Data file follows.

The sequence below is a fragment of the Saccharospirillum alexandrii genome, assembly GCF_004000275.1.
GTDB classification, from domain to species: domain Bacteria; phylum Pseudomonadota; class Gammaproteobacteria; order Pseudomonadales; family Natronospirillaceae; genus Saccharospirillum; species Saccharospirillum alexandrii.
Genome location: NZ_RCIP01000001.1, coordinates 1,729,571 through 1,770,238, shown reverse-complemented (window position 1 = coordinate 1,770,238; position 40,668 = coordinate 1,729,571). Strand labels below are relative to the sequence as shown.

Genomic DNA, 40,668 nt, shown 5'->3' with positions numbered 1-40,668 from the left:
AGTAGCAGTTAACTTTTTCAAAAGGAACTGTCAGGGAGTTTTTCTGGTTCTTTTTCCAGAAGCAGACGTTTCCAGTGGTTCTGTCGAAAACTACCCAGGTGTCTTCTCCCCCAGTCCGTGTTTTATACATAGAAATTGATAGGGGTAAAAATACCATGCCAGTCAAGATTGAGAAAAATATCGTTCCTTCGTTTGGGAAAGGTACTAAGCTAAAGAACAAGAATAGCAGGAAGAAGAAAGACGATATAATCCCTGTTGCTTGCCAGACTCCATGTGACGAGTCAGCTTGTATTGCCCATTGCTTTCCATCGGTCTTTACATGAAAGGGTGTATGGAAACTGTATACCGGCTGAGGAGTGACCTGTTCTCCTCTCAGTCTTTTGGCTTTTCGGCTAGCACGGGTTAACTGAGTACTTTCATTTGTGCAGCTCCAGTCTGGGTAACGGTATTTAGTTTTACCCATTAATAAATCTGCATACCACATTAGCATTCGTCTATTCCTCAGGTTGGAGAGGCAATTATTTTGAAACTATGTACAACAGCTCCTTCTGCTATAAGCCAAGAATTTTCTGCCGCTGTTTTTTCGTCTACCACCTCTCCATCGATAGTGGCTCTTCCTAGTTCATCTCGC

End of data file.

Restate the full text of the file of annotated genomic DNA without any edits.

The sequence below is a fragment of the Saccharospirillum alexandrii genome, assembly GCF_004000275.1.
GTDB classification, from domain to species: domain Bacteria; phylum Pseudomonadota; class Gammaproteobacteria; order Pseudomonadales; family Natronospirillaceae; genus Saccharospirillum; species Saccharospirillum alexandrii.
Genome location: NZ_RCIP01000001.1, coordinates 1,729,571 through 1,770,238, shown reverse-complemented (window position 1 = coordinate 1,770,238; position 40,668 = coordinate 1,729,571). Strand labels below are relative to the sequence as shown.

Genomic DNA, 40,668 nt, shown 5'->3' with positions numbered 1-40,668 from the left:
AGTAGCAGTTAACTTTTTCAAAAGGAACTGTCAGGGAGTTTTTCTGGTTCTTTTTCCAGAAGCAGACGTTTCCAGTGGTTCTGTCGAAAACTACCCAGGTGTCTTCTCCCCCAGTCCGTGTTTTATACATAGAAATTGATAGGGGTAAAAATACCATGCCAGTCAAGATTGAGAAAAATATCGTTCCTTCGTTTGGGAAAGGTACTAAGCTAAAGAACAAGAATAGCAGGAAGAAGAAAGACGATATAATCCCTGTTGCTTGCCAGACTCCATGTGACGAGTCAGCTTGTATTGCCCATTGCTTTCCATCGGTCTTTACATGAAAGGGTGTATGGAAACTGTATACCGGCTGAGGAGTGACCTGTTCTCCTCTCAGTCTTTTGGCTTTTCGGCTAGCACGGGTTAACTGAGTACTTTCATTTGTGCAGCTCCAGTCTGGGTAACGGTATTTAGTTTTACCCATTAATAAATCTGCATACCACATTAGCATTCGTCTATTCCTCAGGTTGGAGAGGCAATTATTTTGAAACTATGTACAACAGCTCCTTCTGCTATAAGCCAAGAATTTTCTGCCGCTGTTTTTTCGTCTACCACCTCTCCATCGATAGTGGCTCTTCCTAGTTCATCTCGC